The Smiley Face Killers, Part 3: Drowning Forensics (autopsy pics)

May 26, 2016

Though the Smiley Face Killers have enough forensic smarts to know it’s better to dump a body in water where evidence washes away than leaving it on land to fester and implicate, it’s not impossible to distinguish an authentic drowning from a staged one. It just requires a very thorough autopsy and police investigation, which the majority of Smiley’s victims never get.

In part three of Crime Magazine’s Smiley Face Murder series by Eponymous Rox we look at the elements of a true drowning death and the science involved in determining whether an unattended and suspicious water fatality was indeed an “accident.”



For those who think that drowning is a pleasant way to go, think again. Drowning is a violent assault on the body during which the frightened victim fiercely, albeit briefly, battles to survive. Death follows exhaustion within only two or three minutes.

Technically, it is true that a person can drown in as little as a cup of water. A cup, a puddle, a gulley, a bathtub – anytime liquid enters the air passages and lungs, even if someone doesn’t die immediately, it can still turn fatal because there are a host of medical complications which can arise that are always life-threatening, such as pneumonia and renal failure. These type of delayed fatalities are known as “secondary drownings” and, though their symptoms may develop over the course of several days, or even longer for some patients, they’re usually triggered within only a few hours of the initial incident.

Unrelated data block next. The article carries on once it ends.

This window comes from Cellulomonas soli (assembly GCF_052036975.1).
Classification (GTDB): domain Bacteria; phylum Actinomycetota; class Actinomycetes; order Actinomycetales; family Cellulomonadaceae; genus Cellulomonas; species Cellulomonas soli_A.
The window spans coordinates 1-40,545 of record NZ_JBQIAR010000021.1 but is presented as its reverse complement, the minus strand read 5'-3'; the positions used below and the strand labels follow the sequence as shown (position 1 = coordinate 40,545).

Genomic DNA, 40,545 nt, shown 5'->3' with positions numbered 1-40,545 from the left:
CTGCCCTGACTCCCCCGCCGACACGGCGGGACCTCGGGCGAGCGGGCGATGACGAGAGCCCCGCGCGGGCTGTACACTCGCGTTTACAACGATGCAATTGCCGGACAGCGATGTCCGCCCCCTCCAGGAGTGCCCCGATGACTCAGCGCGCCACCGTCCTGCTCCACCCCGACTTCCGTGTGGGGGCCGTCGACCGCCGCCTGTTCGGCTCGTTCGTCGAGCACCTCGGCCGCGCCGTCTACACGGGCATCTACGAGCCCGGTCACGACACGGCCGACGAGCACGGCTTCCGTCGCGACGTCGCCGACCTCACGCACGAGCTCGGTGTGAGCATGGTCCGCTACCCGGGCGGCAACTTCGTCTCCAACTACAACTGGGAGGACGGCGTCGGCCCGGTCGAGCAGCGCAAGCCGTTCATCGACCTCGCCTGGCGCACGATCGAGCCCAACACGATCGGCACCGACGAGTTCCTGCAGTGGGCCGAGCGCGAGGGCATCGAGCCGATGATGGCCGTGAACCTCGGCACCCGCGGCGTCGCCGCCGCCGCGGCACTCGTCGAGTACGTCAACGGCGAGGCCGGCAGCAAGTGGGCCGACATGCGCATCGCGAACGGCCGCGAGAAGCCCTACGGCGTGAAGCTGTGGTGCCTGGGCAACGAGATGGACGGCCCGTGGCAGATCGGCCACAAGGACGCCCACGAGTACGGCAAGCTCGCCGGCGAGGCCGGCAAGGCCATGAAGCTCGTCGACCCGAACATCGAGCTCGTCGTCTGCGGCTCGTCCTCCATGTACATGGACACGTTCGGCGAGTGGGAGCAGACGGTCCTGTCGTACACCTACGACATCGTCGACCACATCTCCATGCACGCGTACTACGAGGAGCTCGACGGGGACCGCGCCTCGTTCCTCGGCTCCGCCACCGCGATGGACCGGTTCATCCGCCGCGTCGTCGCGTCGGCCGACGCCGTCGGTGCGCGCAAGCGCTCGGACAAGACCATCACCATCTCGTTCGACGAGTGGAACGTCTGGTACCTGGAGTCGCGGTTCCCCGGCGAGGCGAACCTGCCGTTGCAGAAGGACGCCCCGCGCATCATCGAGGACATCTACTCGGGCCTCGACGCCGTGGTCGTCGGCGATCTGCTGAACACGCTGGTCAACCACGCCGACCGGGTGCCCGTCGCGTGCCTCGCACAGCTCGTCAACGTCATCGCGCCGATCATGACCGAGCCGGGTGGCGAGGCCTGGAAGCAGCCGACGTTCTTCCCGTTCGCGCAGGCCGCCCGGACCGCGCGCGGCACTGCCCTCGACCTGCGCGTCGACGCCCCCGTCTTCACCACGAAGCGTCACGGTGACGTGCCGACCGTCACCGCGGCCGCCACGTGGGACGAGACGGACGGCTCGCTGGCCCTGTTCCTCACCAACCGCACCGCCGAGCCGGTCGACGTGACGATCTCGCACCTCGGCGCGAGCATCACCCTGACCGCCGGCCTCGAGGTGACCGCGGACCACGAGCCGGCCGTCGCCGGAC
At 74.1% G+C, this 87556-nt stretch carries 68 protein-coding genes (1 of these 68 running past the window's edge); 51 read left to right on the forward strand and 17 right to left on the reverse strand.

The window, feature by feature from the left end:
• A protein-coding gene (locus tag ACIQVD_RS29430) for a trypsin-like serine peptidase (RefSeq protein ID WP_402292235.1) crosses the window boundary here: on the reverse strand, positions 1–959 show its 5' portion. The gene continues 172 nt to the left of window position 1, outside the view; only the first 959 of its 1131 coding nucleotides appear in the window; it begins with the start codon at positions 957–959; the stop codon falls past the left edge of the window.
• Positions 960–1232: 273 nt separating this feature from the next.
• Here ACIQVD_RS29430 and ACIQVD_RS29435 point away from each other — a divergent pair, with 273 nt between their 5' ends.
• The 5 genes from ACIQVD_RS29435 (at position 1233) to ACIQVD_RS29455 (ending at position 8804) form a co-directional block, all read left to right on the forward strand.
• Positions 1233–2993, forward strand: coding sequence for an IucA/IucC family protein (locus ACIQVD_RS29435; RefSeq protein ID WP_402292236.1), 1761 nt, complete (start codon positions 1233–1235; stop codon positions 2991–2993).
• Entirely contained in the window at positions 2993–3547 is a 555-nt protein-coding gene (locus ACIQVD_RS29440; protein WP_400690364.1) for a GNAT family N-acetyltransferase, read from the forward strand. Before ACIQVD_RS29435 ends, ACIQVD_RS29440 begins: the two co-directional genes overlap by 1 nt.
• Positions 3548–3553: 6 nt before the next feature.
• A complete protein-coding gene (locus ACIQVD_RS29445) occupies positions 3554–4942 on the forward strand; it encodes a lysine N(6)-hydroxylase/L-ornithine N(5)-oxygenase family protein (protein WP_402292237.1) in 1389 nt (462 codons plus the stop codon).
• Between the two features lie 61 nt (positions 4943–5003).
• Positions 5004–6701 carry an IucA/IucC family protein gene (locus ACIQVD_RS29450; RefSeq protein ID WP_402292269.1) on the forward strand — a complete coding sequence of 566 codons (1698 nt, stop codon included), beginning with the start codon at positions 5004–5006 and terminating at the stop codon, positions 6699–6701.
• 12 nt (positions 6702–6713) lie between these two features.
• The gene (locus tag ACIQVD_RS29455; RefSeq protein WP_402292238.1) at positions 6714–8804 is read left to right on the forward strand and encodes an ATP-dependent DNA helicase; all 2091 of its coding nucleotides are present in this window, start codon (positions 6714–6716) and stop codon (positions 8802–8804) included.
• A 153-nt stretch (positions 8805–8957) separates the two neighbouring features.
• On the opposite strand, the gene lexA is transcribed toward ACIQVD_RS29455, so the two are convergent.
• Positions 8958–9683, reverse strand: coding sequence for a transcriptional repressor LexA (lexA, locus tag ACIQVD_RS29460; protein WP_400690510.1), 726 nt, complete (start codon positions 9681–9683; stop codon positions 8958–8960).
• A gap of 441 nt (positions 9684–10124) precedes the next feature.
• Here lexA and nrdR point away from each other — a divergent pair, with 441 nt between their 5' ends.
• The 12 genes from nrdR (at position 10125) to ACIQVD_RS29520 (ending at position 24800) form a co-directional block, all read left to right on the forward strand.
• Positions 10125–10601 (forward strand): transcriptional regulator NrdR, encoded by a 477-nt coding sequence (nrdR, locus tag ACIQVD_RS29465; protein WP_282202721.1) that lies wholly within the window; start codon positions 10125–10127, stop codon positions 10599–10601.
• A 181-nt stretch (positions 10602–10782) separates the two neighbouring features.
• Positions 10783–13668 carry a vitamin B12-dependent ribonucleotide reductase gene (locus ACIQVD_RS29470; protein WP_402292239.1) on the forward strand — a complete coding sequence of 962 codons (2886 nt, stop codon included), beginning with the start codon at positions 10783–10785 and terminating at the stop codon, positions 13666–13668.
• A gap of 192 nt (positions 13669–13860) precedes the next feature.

But most victims drown fully submerged in water when the nose and mouth inadvertently become covered. Sometimes, when there is an instantaneous glottal spasm blocking off oxygen, or a preexisting medical condition, death can be automatic without any signs of a struggle. In the majority of drownings, however, this is not the case. Struggling is one of the key stages leading to unconsciousness and death. In fact, so intense can this final fight for life be that, in more than 10-percent of drowning fatalities, an autopsy will actually reveal bruised and ruptured muscles, particularly in the shoulders, chest and neck. Evidence of injuries of this nature suggest to a medical examiner the strong likelihood that a victim was alive in the water at the time of their demise and not placed there already dead.

The stages of a full-immersion drowning event are quick and, because the victim’s airways are being blocked, either by water and/or the epiglottis, it’s often completely soundless. There will be panicked thrashing as the victim desperately attempts to get air and to grab onto nearby objects for security, and then, when they can no longer hold their breath, they’ll begin to inhale water in large quantities, gulping it into their stomach as well. This action also rapidly circulates water throughout their other systems and bloodstream with differing biochemical reactions depending on whether they’re in saltwater or in fresh. This last stage of drowning ends with coughing, vomiting, convulsions, loss of consciousness, death, and rigor mortis.


Very shortly after the victim dies their body will start to sink. If retrieved soon thereafter, their arms and hands may display cadaveric spasm, a posture in death borne out of extreme mental anguish and which reveals the person’s final thoughts and movements as they frantically fought to stay alive.

If a victim is not promptly retrieved at death, then, without exception and no matter how deep or how swift the water may be, their corpse will continue to drift downward until it reaches the bottom. This is where it will remain in a somewhat fetal position until gases from putrefaction cause it to rise to the surface once more.

A semi-fetal posture is the norm for all drown victims, so if divers do locate such a body before it ascends, but it isn’t in this pose and/or the head is seen to be tilted to one side, they must include these observations in their police recovery report, as it reveals the victim died on land and was put in the water post-rigor mortis.